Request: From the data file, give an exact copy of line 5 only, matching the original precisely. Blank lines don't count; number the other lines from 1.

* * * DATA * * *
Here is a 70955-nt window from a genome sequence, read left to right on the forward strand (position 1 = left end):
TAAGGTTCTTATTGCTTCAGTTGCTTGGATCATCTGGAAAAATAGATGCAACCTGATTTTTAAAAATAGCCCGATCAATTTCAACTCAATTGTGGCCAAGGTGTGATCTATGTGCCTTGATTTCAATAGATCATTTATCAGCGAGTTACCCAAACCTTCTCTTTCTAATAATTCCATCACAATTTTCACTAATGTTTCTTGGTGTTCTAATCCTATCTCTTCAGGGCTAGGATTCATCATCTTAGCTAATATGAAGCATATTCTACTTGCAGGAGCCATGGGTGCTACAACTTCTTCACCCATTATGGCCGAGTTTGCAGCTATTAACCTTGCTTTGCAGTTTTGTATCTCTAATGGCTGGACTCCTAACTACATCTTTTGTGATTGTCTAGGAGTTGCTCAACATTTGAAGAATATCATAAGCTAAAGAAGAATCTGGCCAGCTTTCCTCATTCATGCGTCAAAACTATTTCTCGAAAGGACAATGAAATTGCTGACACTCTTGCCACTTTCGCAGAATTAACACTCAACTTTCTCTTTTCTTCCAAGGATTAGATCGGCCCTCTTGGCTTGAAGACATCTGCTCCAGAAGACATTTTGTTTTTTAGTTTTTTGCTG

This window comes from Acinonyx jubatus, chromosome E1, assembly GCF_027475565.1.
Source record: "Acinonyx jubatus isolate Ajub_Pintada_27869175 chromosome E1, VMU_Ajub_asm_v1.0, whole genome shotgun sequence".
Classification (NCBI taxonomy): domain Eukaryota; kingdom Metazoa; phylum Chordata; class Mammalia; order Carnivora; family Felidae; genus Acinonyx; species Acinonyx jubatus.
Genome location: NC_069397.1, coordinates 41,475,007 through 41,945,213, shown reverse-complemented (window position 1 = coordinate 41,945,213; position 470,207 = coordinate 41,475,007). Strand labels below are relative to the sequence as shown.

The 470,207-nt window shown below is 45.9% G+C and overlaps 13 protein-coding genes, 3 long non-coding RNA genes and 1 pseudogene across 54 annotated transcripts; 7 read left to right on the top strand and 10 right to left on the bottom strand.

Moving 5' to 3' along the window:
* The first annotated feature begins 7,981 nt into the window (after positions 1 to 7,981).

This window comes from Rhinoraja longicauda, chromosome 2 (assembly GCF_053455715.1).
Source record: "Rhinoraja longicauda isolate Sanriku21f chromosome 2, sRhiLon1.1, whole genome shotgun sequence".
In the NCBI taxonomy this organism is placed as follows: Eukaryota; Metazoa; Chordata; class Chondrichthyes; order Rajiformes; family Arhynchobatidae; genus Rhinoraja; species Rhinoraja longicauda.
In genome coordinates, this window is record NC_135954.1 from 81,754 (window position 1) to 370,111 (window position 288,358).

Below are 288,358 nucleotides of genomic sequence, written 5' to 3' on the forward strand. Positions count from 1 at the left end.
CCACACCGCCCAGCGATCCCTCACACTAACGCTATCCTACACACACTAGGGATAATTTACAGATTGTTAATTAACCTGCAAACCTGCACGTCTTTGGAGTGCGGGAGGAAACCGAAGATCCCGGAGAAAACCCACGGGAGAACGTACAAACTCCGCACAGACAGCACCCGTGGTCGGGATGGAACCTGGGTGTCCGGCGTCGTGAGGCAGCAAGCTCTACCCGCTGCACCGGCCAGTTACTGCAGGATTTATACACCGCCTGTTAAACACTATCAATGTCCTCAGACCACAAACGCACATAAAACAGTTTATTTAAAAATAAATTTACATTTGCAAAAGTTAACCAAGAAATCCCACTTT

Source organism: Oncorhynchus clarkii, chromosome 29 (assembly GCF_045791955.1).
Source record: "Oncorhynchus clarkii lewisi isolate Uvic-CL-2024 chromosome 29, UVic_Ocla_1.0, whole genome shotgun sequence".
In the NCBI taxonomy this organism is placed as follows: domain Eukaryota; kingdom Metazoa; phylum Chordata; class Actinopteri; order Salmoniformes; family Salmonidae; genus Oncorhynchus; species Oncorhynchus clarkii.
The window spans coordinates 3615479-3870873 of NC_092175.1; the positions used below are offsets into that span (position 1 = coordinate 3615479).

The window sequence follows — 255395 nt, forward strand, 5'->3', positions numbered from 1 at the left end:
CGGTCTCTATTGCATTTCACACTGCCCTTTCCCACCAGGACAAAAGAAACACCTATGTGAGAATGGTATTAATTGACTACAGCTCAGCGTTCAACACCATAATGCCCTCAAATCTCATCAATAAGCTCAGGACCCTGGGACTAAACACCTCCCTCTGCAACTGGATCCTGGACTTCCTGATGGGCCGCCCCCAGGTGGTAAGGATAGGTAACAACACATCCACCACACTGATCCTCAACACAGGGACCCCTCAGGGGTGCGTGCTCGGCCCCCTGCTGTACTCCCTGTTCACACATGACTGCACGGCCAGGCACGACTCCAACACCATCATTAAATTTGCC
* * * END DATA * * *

Classification (NCBI taxonomy): domain Eukaryota; kingdom Metazoa; phylum Chordata; class Mammalia; order Carnivora; family Felidae; genus Acinonyx; species Acinonyx jubatus.